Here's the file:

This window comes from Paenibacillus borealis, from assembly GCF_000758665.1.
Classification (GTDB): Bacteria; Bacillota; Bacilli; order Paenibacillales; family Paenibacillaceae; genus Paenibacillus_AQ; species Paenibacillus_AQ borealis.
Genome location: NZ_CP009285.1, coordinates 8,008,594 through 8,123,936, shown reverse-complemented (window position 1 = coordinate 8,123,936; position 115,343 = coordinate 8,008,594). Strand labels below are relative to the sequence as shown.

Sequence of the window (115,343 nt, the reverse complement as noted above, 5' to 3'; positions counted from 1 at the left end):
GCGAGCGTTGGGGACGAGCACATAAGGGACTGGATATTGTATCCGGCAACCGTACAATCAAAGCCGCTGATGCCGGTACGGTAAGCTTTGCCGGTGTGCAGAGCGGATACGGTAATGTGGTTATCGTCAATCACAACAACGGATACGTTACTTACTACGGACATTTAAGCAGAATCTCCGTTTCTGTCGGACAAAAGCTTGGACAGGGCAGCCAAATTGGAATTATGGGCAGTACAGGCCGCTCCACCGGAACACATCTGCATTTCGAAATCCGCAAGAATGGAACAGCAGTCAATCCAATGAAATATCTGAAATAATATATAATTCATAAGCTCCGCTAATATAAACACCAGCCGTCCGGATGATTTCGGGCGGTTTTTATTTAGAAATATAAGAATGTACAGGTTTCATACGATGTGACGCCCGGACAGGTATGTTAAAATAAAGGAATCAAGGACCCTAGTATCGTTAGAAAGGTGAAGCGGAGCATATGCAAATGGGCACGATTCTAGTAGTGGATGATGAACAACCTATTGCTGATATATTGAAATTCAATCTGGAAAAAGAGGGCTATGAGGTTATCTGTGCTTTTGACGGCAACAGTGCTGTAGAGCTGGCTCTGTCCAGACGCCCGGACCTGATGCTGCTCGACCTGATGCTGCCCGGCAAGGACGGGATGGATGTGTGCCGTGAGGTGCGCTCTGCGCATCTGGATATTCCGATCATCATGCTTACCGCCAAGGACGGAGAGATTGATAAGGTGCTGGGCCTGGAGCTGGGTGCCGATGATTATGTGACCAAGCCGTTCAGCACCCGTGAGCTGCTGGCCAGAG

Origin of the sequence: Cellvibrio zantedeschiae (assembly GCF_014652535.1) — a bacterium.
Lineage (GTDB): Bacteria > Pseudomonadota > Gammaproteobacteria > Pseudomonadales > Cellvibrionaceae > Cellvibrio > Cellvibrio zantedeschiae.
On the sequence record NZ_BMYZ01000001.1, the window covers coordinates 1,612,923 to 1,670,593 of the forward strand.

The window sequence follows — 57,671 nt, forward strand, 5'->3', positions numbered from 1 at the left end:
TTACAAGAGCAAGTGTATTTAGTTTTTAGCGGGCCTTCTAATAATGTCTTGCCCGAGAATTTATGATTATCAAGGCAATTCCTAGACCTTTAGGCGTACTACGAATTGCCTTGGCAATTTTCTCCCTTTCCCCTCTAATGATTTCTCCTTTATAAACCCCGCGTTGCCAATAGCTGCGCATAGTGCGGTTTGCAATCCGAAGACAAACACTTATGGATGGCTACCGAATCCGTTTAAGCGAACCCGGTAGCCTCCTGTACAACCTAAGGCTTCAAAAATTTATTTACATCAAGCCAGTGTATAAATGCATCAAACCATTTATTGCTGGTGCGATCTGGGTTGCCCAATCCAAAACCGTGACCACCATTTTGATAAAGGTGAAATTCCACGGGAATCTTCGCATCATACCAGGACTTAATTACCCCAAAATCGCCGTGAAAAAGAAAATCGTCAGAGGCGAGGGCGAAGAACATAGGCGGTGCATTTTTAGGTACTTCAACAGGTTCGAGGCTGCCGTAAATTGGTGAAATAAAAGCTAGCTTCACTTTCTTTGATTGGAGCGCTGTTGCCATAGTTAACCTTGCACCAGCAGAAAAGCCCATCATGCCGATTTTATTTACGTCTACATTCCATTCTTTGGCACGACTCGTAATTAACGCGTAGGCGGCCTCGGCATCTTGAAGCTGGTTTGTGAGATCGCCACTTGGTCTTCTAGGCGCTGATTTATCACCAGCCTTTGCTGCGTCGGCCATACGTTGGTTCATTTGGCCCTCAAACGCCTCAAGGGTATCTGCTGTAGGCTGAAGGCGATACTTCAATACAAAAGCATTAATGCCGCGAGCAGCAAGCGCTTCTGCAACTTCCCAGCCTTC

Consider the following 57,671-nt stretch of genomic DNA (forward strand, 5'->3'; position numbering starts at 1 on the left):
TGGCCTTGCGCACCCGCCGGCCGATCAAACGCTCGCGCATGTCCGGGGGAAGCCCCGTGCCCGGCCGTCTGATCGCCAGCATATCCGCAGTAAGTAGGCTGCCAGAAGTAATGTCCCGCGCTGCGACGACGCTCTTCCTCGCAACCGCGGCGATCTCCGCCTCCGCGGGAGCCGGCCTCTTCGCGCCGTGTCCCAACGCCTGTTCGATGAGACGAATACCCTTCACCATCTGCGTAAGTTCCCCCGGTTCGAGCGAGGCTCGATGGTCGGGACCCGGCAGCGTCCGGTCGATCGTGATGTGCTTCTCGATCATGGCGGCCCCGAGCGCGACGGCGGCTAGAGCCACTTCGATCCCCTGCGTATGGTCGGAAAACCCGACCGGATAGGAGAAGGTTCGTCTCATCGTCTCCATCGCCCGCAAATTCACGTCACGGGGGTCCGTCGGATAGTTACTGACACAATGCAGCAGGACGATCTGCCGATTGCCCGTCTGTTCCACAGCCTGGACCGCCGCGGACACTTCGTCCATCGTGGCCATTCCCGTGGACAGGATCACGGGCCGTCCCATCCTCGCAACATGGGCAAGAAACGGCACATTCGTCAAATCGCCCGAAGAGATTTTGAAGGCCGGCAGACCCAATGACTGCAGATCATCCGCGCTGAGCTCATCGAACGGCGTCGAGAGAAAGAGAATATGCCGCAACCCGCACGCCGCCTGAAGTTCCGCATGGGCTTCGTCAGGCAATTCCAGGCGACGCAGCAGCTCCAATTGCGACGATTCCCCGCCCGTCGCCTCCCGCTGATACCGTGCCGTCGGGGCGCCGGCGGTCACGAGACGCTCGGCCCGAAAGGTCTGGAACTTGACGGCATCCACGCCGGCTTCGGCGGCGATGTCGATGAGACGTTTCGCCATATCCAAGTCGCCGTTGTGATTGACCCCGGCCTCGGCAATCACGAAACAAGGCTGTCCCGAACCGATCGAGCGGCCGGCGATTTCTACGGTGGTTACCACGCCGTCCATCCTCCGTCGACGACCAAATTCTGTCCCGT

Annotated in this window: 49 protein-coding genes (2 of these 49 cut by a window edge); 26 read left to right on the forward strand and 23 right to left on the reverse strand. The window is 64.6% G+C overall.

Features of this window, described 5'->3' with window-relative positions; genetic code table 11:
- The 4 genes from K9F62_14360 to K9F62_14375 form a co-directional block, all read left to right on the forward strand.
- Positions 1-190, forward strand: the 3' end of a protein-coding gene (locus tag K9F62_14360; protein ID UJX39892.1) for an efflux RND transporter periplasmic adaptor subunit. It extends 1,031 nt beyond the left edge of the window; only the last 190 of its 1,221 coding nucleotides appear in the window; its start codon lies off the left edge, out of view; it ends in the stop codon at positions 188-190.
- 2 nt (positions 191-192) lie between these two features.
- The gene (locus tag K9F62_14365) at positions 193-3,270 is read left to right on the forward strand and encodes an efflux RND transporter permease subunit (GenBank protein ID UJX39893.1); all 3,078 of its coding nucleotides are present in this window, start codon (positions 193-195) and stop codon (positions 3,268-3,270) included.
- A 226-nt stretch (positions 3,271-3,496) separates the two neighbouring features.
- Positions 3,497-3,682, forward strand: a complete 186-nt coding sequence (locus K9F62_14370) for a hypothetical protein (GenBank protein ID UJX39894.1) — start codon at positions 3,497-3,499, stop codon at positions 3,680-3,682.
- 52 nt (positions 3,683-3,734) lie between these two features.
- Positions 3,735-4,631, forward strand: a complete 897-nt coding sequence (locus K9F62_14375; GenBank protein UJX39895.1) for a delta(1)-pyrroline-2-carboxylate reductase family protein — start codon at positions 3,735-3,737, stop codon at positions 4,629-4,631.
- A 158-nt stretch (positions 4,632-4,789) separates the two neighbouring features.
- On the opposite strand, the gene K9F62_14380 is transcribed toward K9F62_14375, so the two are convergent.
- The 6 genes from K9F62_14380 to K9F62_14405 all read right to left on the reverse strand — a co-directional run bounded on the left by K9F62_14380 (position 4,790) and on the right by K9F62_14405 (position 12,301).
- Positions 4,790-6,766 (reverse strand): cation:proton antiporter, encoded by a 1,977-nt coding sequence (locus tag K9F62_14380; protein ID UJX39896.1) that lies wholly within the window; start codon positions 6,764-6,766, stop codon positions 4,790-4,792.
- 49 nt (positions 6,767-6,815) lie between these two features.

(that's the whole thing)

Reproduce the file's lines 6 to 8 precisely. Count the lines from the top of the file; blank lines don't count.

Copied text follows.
Origin of the sequence: Cellvibrio zantedeschiae (assembly GCF_014652535.1) — a bacterium.
Lineage (GTDB): Bacteria > Pseudomonadota > Gammaproteobacteria > Pseudomonadales > Cellvibrionaceae > Cellvibrio > Cellvibrio zantedeschiae.
On the sequence record NZ_BMYZ01000001.1, the window covers coordinates 1,612,923 to 1,670,593 of the forward strand.